Some people prefer Facebook more than websites. In the interests of broader public education, a new Lewy Body Dementia page on Facebook has been launched. Whenever I see something that is significant or valuable to the community, it will be posted there. Every post will be personally analyzed to ensure a higher level of trust and legitimacy and will have a summary or comment to allow very quick scanning, to keep the page easy to search, and to save you time in case a specific article is not going to be what you’re looking for.

Below, you’ll find the five most recent posts, which is automatically updated. There is a great deal of online content that is specifically intended to manipulate, provoke, deceive or get visibility for the wrong reasons. Finding, reading, researching, and analyzing each article takes significant time, and I want only the best and most trustworthy to appear.

Click the Facebook page and “like” it to see most of them on your Facebook timeline as they are added. I will ensure that this is never overwhelming, off-topic, or insensitive.
Lewy Science: There's a lot of interest in potential environmental contributors to LBD in addition to genetic factors. This article shows a possible connection between Phthalates (comonly added to plastics to increase their flexibility, transparency, durability, and longevity.etc). The researchers refer to these as "pesticide-like."
- There has been a protracted, ongoing debate between industry groups and those who believe many chemicals and unnatural elements contribute to many ailments. This is a pitched battle, with much potentially at stake for producers, as well as people who cannot avoid exposure.
- Not a light read, although short, the article reminded me to continue to try to limit my exposure to potentially damaging substances. I've been a vegetarian for years now, eat as well as possible, commute by bicycle, drink lots of water, etc., but just living in North America's 3rd largest city holds significant risks from pollution and other contaminants.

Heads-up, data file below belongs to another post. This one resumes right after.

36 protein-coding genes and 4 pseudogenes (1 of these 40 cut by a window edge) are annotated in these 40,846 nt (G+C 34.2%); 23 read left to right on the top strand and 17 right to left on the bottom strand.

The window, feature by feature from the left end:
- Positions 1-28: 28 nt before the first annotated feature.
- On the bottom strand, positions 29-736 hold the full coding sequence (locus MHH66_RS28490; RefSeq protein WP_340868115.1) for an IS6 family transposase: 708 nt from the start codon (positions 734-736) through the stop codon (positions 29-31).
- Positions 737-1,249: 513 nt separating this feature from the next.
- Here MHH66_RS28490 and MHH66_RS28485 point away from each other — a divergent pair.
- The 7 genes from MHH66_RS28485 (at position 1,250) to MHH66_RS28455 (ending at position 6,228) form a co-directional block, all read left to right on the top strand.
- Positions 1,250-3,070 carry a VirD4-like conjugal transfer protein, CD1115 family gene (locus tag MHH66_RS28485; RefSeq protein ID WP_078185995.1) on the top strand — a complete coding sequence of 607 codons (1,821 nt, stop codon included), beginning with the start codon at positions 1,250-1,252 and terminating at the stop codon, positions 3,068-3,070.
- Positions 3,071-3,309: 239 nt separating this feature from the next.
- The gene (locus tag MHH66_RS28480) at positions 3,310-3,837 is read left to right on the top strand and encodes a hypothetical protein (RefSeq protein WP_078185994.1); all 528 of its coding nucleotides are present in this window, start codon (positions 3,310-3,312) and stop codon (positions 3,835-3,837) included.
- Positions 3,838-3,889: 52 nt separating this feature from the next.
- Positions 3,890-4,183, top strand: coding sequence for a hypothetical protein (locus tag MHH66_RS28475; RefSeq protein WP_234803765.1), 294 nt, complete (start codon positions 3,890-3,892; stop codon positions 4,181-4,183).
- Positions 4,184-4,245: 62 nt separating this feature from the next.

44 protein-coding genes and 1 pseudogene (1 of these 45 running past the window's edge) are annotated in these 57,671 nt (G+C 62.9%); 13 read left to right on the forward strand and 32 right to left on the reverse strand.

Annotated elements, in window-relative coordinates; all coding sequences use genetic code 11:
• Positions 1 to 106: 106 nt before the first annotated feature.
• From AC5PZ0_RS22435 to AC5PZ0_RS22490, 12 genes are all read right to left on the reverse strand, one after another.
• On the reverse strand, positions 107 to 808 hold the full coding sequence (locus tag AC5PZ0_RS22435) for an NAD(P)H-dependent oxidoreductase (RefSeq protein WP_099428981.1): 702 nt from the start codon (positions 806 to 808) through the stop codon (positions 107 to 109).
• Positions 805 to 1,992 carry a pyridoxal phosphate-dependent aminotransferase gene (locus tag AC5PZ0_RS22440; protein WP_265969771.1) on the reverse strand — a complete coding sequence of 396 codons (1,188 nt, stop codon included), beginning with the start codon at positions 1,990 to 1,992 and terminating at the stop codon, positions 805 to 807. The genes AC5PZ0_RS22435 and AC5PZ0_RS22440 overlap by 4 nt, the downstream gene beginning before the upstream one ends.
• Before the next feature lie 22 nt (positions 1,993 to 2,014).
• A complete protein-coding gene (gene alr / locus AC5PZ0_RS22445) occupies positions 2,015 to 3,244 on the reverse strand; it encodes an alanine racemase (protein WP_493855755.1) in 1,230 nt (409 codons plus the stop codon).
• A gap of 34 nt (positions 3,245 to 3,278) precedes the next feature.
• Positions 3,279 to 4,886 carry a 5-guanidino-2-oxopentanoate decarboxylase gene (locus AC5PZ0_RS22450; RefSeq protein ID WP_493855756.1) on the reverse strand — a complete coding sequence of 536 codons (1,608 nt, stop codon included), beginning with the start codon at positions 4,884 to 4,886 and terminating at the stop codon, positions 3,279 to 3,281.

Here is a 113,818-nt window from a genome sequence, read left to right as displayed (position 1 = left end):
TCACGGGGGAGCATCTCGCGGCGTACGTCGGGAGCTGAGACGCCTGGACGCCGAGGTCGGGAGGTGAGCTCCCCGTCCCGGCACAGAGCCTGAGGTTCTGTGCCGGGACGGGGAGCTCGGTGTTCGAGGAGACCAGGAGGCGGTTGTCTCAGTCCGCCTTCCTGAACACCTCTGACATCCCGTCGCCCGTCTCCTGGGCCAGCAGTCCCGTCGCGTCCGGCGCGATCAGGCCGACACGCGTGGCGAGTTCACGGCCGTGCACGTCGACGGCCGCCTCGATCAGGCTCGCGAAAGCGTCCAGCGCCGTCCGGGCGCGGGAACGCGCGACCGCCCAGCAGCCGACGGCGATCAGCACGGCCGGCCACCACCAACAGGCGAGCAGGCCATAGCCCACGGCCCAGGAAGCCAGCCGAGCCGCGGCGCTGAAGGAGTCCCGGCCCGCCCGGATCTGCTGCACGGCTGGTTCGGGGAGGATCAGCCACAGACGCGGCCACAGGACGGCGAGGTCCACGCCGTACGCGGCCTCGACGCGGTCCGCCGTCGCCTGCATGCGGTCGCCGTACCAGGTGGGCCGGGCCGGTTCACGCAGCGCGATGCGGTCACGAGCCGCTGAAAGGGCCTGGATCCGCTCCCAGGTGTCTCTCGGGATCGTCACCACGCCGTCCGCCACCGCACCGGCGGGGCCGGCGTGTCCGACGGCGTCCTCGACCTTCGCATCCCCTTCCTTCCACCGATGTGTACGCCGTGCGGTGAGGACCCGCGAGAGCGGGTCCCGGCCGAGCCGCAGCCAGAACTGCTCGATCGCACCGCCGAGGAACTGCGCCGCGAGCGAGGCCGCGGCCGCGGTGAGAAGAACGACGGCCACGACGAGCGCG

- If these studies can raise awareness of LBD, as well as potential disease-causing toxins we commonly encounter, we'll be the better for it.
- Strength to all! Timothy Hudson
Wherever you are in your life's journey, considering the future is always prudent. Nothing may be as you expect, but considering what could come, and being able to adapt to that will make things easier, come what may. This is an interesting, thorough article on "aging in place," a common buzz-phrase these days. The five key points are:
1. Start Early (consider, research, think through)
2. Go slow (don't try to do everything at once)
3. Consider finances (especially comparative costs elsewhere, which are often glossed over)
4. Choose your forever home (this might be right where you are already)
5. Create and alternative income stream (this might be surprisingly possible)
- The support of a community really is key, in my view, and what that actually is varies greatly. Here's hoping you can find and nurture your community, to help you sustain whatever may come. Strength to all! Timothy Hudson